Wednesday, November 28, 2012


Ellen Obed's lovely new book is a series of vignettes in ode to her family's winter traditions in rural Maine.  The first ice appears in pail left in a barn.  It then spreads to the fields and streams, enticing the children to put on their skates.  The real pleasure comes with the garden ice.  In the coldest of winter, the narrator's family allows their summer garden to freeze over and become Bryan Gardens, an outdoor skating rink for the family and their friends.  Each night their father sprays down the ice so that young figure skaters and hockey players can skate on the rink every day after school.  Before Bryan Gardens thaws, the skaters put on an ice show that is enjoyed by the community.  Even as spring approaches and the ice disappears, the children continue to dream of ice as they wait for the next freeze. 

Twelve Kinds of Ice is beautifully written and reads very quickly; I finished it in less than twenty minutes. Though I can understand why this quiet novel has earned rave reviews, it does not do much for me.  I come from the South where we don't ice skate outdoors.  I can appreciate though how this book celebrates family traditions.  While I do not think many students in my community would read this book on their own or even with my recommendation, I could see reading it aloud in a 4th through 6th grade classroom.  It could be used as a prompt for having students to write about their own traditions.

Thursday, November 15, 2012

Book Club Discusses Liar & Spy

Yesterday the Middle School Book Club met to discuss Rebecca Stead's newest novel Liar & Spy.  Though some of our members were disappointed with the ending, all eleven participants agreed that the novel is outstanding. We had a very thoughtful discussion about friendship, bullying, secrets, and lying.

In Liar & Spy, Georges moves into a new apartment building in Brooklyn when his father loses his job.  Georges is not too happy about having to adjust to living in a new neighborhood and to his mother working double shifts as a nurse.  To make matter worse, he has to deal with some pretty annoying bullies at school.  Life get more interesting when Georges meets Safer, a coffee-drinking, home schooled boy who lives in his new building.  Safer enlists Georges to help him spy on Mr. X, a mysterious man who wears all black and enters their building at strange hours carrying big bags.  Safer thinks Mr. X is up to something nefarious and is willing to break into his apartment to uncover information about this man.  Georges thinks Safer might be a little crazy.  How far is Georges willing to go to support Safer's farfetched ideas?  Liar & Spy shows that sometimes people tell lies not because they are bad people but because the truth is too difficult to face.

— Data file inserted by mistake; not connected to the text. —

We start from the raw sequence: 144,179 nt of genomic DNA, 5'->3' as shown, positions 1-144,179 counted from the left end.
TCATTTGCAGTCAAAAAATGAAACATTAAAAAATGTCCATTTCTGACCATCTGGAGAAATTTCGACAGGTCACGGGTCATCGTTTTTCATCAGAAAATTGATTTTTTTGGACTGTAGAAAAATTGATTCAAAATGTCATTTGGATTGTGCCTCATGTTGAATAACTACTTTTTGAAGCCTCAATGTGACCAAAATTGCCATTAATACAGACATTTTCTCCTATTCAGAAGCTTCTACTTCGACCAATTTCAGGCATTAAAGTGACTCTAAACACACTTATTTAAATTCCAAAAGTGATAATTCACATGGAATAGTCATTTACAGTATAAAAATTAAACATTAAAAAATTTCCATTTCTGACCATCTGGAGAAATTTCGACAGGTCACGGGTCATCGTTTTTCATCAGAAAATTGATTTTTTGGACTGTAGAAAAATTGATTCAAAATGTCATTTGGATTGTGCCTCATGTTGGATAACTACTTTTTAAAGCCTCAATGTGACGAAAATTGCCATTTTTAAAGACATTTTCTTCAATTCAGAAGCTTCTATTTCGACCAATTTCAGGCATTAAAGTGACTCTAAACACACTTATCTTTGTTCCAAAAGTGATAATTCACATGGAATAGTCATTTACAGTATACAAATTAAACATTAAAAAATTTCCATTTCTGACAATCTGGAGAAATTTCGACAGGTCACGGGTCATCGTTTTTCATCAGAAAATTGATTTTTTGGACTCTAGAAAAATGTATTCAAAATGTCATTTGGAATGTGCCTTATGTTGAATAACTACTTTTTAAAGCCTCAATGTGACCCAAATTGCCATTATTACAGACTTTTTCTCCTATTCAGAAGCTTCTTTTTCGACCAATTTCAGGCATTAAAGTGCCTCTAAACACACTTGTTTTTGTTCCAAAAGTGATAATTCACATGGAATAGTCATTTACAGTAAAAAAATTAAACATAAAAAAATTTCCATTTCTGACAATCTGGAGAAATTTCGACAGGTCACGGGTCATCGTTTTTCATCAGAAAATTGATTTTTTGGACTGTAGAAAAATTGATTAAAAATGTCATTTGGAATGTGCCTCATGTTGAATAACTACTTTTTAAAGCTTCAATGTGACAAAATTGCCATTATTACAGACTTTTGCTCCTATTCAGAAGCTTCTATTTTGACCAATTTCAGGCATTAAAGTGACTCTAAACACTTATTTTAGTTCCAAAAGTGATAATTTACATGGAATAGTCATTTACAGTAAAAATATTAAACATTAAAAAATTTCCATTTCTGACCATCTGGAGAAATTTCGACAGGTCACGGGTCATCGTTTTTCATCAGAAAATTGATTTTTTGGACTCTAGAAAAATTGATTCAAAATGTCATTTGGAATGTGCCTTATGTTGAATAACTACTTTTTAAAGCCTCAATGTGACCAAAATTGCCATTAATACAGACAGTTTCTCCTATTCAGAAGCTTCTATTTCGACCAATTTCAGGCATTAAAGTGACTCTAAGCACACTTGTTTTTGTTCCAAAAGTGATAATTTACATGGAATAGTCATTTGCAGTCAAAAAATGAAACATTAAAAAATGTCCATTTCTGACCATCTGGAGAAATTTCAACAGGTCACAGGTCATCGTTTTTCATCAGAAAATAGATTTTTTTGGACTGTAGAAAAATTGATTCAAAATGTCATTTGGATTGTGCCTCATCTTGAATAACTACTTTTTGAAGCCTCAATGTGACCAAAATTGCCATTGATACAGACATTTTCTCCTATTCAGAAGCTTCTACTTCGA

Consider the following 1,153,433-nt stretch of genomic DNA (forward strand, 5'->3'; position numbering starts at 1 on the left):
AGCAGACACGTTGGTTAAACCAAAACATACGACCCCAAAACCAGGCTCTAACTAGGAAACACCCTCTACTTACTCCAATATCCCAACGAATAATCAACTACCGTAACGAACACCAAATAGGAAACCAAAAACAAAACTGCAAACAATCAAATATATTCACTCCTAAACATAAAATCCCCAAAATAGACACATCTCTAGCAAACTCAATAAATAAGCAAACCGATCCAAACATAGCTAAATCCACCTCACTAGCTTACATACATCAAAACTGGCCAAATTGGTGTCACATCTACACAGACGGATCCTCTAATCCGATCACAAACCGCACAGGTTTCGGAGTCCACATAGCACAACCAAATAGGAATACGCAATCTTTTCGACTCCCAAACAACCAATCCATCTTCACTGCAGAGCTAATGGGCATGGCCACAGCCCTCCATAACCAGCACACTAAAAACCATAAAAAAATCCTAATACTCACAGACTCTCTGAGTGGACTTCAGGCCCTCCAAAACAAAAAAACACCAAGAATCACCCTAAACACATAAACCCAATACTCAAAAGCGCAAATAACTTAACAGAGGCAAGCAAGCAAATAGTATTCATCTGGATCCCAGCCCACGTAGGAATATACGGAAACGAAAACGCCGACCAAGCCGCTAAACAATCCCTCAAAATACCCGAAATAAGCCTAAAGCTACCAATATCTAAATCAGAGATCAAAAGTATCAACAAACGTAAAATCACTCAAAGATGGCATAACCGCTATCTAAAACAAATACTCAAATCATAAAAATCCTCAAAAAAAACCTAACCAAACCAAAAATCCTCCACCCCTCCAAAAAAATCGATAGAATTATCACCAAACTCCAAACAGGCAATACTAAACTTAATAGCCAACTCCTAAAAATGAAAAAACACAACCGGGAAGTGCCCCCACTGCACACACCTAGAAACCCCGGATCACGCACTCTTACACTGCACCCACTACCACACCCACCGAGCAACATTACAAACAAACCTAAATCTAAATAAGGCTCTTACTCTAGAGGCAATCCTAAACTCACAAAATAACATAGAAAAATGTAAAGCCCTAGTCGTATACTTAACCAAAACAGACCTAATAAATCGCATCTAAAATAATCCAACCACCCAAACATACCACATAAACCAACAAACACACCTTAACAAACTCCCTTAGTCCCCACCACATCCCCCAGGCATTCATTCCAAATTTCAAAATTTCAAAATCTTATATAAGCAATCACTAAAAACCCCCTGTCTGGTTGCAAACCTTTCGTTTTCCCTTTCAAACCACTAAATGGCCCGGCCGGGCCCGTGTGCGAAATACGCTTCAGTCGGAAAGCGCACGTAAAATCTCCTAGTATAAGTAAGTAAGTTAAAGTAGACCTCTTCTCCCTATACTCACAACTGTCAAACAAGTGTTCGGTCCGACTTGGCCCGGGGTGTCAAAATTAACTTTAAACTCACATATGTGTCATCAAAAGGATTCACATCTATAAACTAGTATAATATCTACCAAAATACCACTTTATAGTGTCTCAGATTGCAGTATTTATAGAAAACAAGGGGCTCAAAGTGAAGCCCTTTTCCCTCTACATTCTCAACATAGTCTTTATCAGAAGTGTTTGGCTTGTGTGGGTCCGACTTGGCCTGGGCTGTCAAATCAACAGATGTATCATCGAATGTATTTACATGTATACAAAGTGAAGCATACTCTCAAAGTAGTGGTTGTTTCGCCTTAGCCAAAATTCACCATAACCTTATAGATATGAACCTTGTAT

I highly recommend Liar & Spy for a 4th through 6th grade book club.  I came up with the discussion questions for this club meeting with the help of the great website Sweet on Books.

• Was there a character that who really liked or would want to be friends with?
• Why does Safer spend so much time in his apartment?
• Is Safer a good friend to Georges?
• Why was Georges so angry with Safer about Mr. X?
• Why did Georges come to Safer's rescue? What would you have done in that situation?
• Were you surprised to learn where Georges' mom had been or did you have any clues?
• Is the type of bullying experienced by Georges similar to what goes on in our school? In what ways?
• If you could choose your own name, what would you pick? How would it reflect your personality?
• Did you find any of the informational facts (taste, parrots, Seurat, Benjamin Franklin spelling) interesting?  Did they add to the story?

Our tentative plan for next book club is to discuss A Tale Dark and Grimm in December.


In the early 1970s, Ben’s parents are at the cutting edge of behavioral animal research.  When Ben’s father, Dr. Richard Tomlin, gets an appointment at a university that supports his proposed project for teaching American Sign Language to a chimpanzee, he moves his wife Sarah and 14 year-old son across Canada from Toronto to Victoria.  Ben is not too excited about this, nor is he thrilled when his mother brings home an 8-day-old chimpanzee that Ben sees as ugly.  They name the chimp Zan (after Tarzan).  While Richard will be using graduate students to teach Zan ASL, Sarah will be raising Zan as a human child as she writes a dissertation on cross-fostering.  Ben is expected to help with Zan’s care and to see the chimpanzee as his brother.  His reluctance soon wears off in the face of Zan’s undeniable charm.

At first the experiments seem to go well with Zan.  He masters about 65 ASL words, but there is some debate as to whether he really comprehends the language or if he is just mimicking what he sees.  Ben’s father tries harsh techniques while teaching Zan, including tethering him to a highchair for hours at a time.  Tensions quickly arise between the father, who sees Zan as a test subject, and the son, who believes that it is his responsibility to protect his little brother.  Ben struggles with the ethical and moral issues surrounding his father’s research and worries about what will happen to Zan if the project fails.